Obama and Netanyahu.
(photo credit: REUTERS)
WASHINGTON -- Israel's ambassador to the United States Ron Dermer informed the White House that Prime Minister Benjamin Netanyahu was likely to cancel his planned visit to Washington next week, the premier's office said on Monday night, responding to accusations from the Obama administration that it was caught off guard by news of his change in plans.
On Tuesday, Netanyahu clarified that the reason for the cancellation of his visit was because of the heated US presidential election.
Earlier on Monday, White House officials said Obama had already penciled in a meeting with Netanyahu on March 18. They expressed disappointment in his decision to cancel the meeting, and referred The Jerusalem Post
to the government of Israel for an explanation of the schedule change.
"Last Friday, during a meeting at the White House, Ambassador Dermer expressed the prime minister's appreciation for the president's willingness to meet the PM if he came to Washington to attend AIPAC's Policy Conference," the prime minister's office said on Monday night. "However, the ambassador also informed the White House that there is a good chance that the prime minister would not be coming to Washington and that a final decision would be taken on Monday after he had met with the prime minister."
Dermer also informed a senior AIPAC official last week that Netanyahu's trip was unlikely, the statement reads.
"On Monday, news reports suggested that [Netanyahu] would not be traveling to Washington and erroneously stated that the President was unwilling to meet with [him]," it continued. "The [prime minister's office] immediately corrected the erroneous news reports and officially informed the administration that the PM would not be coming to Washington."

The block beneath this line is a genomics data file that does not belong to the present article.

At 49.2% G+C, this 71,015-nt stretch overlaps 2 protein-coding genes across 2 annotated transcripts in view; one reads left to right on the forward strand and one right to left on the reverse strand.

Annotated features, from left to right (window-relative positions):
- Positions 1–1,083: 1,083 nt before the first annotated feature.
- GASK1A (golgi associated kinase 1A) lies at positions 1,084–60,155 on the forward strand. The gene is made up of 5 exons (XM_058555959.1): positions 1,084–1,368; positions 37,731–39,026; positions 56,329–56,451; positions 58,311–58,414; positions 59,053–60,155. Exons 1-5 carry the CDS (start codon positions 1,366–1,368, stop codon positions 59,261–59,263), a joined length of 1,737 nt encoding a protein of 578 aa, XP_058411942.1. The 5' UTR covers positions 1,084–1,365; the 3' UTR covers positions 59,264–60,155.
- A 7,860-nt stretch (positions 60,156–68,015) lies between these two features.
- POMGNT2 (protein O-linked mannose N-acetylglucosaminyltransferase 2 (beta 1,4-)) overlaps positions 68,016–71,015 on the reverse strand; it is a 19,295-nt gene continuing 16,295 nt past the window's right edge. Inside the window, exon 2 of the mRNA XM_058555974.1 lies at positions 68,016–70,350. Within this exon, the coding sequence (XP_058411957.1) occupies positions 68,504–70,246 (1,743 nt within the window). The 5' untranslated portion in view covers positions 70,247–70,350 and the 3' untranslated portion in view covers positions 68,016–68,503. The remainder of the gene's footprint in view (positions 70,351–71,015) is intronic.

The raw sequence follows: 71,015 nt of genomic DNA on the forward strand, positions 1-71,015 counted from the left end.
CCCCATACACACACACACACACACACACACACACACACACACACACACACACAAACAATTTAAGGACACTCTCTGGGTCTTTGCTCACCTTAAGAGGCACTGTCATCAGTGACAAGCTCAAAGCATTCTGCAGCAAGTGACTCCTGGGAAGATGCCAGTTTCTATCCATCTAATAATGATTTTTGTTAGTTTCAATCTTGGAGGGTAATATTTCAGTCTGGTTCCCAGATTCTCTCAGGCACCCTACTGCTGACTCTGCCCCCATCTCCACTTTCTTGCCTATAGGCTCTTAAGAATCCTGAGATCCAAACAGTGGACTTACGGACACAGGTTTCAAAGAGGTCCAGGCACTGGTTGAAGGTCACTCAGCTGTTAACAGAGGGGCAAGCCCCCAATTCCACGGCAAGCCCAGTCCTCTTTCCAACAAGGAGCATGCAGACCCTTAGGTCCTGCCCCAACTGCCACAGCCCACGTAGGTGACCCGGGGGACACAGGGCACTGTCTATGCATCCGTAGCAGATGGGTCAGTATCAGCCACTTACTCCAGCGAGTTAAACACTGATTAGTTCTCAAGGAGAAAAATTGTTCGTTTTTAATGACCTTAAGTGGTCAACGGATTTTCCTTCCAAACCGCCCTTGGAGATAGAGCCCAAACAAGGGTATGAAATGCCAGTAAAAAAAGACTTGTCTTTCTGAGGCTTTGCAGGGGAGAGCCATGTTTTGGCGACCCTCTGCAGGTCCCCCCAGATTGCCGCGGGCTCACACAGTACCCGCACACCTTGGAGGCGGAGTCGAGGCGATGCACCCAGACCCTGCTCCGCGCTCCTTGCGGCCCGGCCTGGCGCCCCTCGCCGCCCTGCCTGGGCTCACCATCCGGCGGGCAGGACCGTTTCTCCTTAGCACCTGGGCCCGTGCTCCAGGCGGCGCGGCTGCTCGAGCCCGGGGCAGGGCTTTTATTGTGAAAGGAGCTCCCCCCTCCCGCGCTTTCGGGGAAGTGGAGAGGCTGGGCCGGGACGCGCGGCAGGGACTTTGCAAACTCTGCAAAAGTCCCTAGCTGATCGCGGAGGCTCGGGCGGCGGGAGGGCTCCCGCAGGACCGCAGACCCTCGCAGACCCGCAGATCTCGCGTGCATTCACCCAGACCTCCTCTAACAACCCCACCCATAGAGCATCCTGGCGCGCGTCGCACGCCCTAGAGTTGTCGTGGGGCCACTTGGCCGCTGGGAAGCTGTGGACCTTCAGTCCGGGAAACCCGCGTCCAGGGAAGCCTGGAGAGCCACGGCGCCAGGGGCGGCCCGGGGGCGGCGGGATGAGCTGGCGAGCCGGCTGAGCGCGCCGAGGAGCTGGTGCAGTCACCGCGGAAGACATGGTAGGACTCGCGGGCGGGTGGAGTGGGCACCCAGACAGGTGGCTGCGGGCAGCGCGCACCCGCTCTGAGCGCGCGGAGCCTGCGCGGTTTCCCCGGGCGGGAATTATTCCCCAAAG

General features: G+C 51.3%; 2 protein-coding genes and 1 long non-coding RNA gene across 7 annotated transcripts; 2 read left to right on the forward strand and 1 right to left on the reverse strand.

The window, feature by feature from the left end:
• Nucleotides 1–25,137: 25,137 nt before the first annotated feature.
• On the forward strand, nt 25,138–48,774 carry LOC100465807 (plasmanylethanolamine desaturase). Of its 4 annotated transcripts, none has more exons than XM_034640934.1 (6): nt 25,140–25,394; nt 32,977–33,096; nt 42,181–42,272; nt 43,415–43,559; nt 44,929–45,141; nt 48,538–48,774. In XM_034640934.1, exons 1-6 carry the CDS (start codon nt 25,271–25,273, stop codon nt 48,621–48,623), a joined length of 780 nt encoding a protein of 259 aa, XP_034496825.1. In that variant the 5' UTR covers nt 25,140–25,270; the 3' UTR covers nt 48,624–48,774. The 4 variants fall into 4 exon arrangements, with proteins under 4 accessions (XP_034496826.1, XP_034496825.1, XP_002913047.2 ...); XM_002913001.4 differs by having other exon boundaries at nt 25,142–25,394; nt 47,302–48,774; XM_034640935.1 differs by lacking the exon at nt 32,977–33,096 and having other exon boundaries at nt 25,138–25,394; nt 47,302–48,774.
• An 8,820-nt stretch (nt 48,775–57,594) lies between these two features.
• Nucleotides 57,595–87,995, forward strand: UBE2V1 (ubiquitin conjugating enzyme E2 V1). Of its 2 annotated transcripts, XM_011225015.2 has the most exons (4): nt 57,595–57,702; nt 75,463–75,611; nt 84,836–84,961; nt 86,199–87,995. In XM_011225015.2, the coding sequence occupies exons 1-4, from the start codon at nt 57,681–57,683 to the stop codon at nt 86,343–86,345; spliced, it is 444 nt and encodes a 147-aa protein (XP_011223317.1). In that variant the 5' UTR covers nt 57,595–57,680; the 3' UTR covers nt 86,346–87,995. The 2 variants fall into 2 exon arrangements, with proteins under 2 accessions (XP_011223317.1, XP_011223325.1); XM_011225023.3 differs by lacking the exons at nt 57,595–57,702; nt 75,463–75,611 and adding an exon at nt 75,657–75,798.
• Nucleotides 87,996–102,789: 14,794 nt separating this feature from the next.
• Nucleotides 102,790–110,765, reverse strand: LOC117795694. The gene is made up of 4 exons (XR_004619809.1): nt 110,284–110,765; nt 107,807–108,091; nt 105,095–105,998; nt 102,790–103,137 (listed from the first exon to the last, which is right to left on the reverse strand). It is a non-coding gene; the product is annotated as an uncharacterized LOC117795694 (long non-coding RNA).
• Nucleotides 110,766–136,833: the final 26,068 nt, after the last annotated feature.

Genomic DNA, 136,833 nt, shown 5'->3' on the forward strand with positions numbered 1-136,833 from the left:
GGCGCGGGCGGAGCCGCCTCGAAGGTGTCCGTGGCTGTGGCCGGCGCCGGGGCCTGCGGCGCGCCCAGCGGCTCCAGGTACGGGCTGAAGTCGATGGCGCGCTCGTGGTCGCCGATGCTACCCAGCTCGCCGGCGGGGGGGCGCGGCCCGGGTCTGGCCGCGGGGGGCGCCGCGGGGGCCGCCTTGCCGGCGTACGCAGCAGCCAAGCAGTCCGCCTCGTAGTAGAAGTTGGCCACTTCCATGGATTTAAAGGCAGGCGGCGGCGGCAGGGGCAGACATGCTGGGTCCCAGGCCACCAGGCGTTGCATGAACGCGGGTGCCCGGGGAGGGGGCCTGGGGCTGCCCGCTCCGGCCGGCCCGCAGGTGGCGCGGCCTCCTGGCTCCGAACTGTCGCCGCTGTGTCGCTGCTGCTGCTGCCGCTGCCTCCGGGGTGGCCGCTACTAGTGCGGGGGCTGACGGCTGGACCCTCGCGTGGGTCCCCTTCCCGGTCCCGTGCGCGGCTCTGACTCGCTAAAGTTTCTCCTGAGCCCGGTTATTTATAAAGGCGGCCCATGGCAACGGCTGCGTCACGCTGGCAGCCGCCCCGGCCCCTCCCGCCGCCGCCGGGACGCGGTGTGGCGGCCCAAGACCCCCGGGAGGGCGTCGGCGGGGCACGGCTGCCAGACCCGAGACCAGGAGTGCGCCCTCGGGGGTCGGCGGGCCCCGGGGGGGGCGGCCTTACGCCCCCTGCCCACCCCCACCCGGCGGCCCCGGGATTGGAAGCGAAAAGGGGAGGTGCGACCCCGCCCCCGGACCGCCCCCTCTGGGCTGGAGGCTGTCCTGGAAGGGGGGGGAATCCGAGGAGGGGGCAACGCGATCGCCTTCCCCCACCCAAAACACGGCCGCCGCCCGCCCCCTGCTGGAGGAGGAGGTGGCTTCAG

Netanyahu looks forward to meeting with US Vice President Joe Biden, who is currently traveling the region, the statement added.
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On Monday, the White House said it was surprised to learn from the media that Netanyahu had turned down an invitation to meet with Obama on March 18th. It had issued the invitation at Israel’s request.
The two leaders last spoke face-to-face in November. That much anticipated meeting followed a long tense period between Netanyahu and Obama over their disagreement with regard to the Iran deal designed to curb Iran’s nuclear program.
Netanyahu had considered traveling to Washington later this month to address the American Israel Public Affairs Committee (AIPAC) which is holding its annual conference on March 20-22.
"The Israeli government requested a meeting between President Obama and Prime Minister Netanyahu on March 17 or 18," National Security Council spokesman Ned Price told The Jerusalem Post.
"Two weeks ago, the White House offered the prime minister a meeting on March 18th. We were looking forward to hosting the bilateral meeting, and we were surprised to first learn via media reports that the prime minister, rather than accept our invitation, opted to cancel his visit. Reports that we were not able to accommodate the prime minister's schedule are false,” Price said.
The Prime Minister’s Office on Monday night said that Netanyahu would address AIPAC via satellite and would not travel to the US.
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